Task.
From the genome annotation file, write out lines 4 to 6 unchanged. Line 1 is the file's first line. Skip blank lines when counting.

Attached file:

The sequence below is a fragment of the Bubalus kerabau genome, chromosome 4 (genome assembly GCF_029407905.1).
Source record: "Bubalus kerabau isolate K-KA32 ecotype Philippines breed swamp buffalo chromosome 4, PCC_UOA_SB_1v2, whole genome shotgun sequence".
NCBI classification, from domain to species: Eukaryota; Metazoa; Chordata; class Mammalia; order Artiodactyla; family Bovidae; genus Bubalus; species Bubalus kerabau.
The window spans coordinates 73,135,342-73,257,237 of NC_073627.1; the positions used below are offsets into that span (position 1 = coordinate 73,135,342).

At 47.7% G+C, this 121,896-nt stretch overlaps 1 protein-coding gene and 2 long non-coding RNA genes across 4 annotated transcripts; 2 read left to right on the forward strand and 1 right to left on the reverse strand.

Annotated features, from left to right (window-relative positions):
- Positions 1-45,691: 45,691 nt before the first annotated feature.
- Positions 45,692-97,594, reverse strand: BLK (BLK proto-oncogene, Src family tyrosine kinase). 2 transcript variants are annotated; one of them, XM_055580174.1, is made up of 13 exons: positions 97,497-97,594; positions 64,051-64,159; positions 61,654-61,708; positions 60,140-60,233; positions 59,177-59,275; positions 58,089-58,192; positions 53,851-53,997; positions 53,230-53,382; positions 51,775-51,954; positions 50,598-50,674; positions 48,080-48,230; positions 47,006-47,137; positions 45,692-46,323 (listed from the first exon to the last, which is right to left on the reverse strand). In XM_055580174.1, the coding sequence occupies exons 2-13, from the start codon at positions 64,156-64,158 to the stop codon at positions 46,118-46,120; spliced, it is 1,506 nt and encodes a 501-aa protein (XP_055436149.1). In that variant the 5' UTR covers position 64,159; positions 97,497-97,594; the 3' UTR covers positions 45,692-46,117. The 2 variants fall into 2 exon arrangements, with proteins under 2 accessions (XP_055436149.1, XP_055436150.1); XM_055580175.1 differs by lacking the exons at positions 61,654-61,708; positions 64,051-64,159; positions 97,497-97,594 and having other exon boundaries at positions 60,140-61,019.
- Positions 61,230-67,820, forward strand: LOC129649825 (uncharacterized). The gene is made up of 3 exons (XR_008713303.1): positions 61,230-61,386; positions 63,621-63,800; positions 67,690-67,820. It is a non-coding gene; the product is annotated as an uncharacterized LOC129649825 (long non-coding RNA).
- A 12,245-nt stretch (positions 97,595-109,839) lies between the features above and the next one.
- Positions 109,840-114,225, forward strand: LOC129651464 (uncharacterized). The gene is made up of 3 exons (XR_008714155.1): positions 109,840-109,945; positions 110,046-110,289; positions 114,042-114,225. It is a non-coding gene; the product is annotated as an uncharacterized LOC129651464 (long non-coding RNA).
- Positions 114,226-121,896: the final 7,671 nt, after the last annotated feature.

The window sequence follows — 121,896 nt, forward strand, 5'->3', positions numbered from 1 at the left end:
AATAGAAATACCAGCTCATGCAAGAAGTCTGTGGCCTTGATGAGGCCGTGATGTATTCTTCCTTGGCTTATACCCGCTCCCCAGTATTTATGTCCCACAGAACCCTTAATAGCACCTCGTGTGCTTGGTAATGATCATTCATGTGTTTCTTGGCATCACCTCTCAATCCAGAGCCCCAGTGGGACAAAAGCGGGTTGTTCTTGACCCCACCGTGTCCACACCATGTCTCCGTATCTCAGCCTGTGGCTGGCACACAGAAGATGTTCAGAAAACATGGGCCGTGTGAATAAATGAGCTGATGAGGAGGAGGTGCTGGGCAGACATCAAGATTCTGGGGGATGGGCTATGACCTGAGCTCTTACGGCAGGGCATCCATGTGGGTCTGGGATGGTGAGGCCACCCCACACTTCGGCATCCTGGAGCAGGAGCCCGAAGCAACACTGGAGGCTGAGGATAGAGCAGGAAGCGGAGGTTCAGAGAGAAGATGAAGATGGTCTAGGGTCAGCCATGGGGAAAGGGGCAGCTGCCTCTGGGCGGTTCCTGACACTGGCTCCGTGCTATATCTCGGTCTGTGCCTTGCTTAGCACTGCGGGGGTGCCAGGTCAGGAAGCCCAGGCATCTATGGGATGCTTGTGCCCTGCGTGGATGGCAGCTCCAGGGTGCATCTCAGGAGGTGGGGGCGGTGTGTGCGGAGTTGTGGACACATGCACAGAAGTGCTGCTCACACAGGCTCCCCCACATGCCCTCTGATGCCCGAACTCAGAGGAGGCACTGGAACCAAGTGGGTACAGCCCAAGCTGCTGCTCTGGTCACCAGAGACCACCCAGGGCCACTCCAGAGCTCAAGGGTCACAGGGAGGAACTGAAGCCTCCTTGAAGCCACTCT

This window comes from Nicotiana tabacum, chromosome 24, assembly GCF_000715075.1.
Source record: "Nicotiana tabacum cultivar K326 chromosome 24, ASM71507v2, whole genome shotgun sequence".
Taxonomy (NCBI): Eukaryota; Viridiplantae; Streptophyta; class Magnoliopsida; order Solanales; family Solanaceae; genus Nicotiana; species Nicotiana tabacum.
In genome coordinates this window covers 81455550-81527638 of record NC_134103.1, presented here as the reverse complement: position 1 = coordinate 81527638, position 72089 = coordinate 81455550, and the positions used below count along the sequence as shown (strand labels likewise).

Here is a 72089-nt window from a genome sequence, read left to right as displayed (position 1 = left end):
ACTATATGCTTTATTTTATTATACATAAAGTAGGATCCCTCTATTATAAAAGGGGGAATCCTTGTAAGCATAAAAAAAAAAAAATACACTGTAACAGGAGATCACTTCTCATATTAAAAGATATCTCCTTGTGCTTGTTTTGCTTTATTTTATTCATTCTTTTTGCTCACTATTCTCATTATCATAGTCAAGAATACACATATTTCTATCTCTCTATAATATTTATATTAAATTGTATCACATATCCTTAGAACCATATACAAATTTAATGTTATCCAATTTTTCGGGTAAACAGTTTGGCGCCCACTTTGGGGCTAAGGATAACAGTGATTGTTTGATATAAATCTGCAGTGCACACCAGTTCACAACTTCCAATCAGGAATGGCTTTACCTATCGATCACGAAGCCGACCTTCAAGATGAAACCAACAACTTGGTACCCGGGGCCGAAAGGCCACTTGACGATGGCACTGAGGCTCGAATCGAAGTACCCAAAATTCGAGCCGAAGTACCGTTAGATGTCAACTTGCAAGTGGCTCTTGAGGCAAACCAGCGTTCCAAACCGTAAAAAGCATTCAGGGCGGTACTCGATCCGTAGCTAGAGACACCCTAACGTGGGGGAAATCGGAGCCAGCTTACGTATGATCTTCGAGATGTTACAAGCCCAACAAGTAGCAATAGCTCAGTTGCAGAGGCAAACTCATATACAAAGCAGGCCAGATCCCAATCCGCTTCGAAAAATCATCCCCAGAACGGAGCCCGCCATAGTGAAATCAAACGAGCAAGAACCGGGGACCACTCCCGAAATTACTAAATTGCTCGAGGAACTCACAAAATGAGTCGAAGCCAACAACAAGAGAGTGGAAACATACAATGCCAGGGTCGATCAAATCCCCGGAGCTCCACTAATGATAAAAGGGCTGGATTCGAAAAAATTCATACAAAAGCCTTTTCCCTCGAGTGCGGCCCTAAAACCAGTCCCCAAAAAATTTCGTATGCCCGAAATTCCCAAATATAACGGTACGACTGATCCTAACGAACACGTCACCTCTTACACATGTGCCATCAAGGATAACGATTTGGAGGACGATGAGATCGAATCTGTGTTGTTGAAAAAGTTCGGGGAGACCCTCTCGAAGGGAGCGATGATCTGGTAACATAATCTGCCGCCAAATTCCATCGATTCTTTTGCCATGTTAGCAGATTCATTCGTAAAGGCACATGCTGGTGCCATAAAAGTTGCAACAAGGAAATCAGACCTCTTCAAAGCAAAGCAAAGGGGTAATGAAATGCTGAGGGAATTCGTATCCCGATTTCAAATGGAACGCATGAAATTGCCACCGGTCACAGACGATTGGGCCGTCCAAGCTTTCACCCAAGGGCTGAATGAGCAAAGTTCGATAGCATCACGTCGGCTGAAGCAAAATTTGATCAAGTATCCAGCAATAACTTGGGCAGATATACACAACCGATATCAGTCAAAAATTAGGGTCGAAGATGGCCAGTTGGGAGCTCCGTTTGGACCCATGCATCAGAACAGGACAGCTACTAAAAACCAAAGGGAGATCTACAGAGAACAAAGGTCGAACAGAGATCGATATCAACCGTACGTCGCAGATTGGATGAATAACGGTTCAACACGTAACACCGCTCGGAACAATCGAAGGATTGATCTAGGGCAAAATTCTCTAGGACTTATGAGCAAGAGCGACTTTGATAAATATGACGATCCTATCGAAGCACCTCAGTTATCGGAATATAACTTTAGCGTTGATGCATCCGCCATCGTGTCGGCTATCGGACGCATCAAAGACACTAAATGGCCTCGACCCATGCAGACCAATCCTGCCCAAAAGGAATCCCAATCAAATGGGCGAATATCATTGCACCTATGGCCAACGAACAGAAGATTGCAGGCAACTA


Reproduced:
The window spans coordinates 73,135,342-73,257,237 of NC_073627.1; the positions used below are offsets into that span (position 1 = coordinate 73,135,342).

At 47.7% G+C, this 121,896-nt stretch overlaps 1 protein-coding gene and 2 long non-coding RNA genes across 4 annotated transcripts; 2 read left to right on the forward strand and 1 right to left on the reverse strand.

Annotated features, from left to right (window-relative positions):